There are no two ways about it – the education system is failing the travel industry. There is a wide range of courses on offer but few provide the skills and experience needed for the workplace.
The facts are shocking – each year £30 million of taxpayers’ money is spent on more than 100 post-16 travel and tourism courses and only 12% of travel and tourism graduates end up working in the industry.
So why has travel and tourism education failed? Because the courses on offer bear little relevance to the real world of working in travel. And why is that? Because the travel industry has failed to effectively engage with the education sector.
But all this is set to change. Under new plans announced this week, the industry will be able to help shape travel and tourism education by working with colleges to develop employer-endorsed courses. The result should see students leaving college with a good understanding of how the industry works and a set of skills that can be put to work immediately.
A Sector Qualification Strategy for travel and tourism should be ready by this autumn. This will be the framework through which employers and education establishments come together to help define courses. These courses will be in place for the 2009/10 academic year.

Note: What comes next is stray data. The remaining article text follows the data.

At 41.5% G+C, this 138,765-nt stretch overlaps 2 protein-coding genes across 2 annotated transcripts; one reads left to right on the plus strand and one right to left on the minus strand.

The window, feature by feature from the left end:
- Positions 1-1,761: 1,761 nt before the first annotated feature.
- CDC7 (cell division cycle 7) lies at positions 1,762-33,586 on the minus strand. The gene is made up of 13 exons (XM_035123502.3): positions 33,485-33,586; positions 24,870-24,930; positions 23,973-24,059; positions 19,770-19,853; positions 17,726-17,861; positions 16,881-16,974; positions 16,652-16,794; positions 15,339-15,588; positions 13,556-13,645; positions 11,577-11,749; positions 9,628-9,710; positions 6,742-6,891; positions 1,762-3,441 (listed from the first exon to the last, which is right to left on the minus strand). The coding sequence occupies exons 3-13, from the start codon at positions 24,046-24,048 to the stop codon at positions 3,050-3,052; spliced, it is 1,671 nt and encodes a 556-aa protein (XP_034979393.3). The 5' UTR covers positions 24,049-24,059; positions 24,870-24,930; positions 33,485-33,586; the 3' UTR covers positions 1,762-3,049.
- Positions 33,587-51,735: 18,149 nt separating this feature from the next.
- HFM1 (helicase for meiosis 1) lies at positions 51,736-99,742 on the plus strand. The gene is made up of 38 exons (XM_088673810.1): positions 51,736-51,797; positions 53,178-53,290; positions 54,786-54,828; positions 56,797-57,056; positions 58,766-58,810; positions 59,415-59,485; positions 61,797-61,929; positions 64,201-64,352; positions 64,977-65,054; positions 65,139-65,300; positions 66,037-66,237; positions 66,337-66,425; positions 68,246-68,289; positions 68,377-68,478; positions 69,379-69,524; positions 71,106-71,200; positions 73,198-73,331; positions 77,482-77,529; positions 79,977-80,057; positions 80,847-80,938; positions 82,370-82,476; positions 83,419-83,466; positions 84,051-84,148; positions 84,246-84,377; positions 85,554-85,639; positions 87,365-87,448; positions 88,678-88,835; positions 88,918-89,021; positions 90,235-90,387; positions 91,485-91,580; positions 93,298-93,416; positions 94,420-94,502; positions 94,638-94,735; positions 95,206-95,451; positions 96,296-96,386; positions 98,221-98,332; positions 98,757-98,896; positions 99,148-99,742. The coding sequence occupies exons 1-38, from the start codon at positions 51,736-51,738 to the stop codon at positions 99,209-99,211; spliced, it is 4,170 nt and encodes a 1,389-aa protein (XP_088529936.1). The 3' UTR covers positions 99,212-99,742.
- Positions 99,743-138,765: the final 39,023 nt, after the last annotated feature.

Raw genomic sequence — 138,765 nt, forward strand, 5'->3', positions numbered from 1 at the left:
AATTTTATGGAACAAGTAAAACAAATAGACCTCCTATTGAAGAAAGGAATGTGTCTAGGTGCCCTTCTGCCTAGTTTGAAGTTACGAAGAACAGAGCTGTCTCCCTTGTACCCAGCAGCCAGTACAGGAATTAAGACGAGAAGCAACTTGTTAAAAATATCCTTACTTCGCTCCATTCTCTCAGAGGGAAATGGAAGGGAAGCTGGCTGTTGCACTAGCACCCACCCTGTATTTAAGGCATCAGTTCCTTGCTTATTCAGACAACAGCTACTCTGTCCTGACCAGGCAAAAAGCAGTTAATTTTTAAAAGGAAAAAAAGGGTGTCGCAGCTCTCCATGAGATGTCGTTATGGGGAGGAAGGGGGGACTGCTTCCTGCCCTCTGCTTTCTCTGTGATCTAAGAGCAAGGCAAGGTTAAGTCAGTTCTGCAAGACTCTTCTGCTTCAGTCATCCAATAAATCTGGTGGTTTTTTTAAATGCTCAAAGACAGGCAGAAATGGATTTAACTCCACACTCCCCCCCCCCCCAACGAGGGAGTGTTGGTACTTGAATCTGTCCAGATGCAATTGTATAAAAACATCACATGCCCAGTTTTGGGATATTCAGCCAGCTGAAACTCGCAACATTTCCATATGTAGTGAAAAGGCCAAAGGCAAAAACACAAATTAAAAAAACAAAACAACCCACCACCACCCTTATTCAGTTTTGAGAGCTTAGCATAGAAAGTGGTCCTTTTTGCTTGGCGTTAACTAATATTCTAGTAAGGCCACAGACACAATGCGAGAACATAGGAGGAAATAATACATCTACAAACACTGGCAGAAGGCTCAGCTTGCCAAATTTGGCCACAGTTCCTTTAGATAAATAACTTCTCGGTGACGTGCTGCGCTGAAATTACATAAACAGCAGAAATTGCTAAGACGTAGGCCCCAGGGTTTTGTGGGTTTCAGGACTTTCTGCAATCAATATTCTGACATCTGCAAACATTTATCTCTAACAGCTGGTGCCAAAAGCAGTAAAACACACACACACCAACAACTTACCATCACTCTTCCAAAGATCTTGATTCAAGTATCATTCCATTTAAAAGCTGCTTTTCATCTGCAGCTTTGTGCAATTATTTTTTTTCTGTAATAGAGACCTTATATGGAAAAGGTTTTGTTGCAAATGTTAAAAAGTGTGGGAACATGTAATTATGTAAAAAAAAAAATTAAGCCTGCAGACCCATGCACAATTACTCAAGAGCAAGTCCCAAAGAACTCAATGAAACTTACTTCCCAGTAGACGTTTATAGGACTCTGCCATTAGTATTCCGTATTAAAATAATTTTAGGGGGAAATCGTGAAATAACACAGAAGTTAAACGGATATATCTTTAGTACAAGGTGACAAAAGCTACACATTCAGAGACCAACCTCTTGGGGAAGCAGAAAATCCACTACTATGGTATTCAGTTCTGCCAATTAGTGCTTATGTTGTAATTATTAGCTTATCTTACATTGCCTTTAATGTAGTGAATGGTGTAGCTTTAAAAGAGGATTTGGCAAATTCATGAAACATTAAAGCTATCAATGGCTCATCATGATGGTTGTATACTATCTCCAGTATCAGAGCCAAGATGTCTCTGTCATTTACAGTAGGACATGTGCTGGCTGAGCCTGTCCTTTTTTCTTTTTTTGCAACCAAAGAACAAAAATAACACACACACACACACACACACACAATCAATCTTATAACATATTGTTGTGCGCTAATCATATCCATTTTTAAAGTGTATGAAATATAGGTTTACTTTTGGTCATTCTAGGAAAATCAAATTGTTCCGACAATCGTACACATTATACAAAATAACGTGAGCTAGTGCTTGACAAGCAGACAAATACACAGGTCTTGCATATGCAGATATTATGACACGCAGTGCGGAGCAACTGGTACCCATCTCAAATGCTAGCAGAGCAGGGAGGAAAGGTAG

This development, along with the news that the Institute of Travel and Tourism and ABTA have secured Government funding for the Growth programme – a management course for high-flyers – is very positive news for the travel industry.
Collectively, the industry has an opportunity to shape the education that will provide its future travel professionals. By getting involved now, travel stands to gain from seeing the right type of people with the right attitude and skills moving into he industry – now surely that’s an opportunity that’s too good to miss?
- Discussion: How do we fix travel education? on the Travel Weekly forums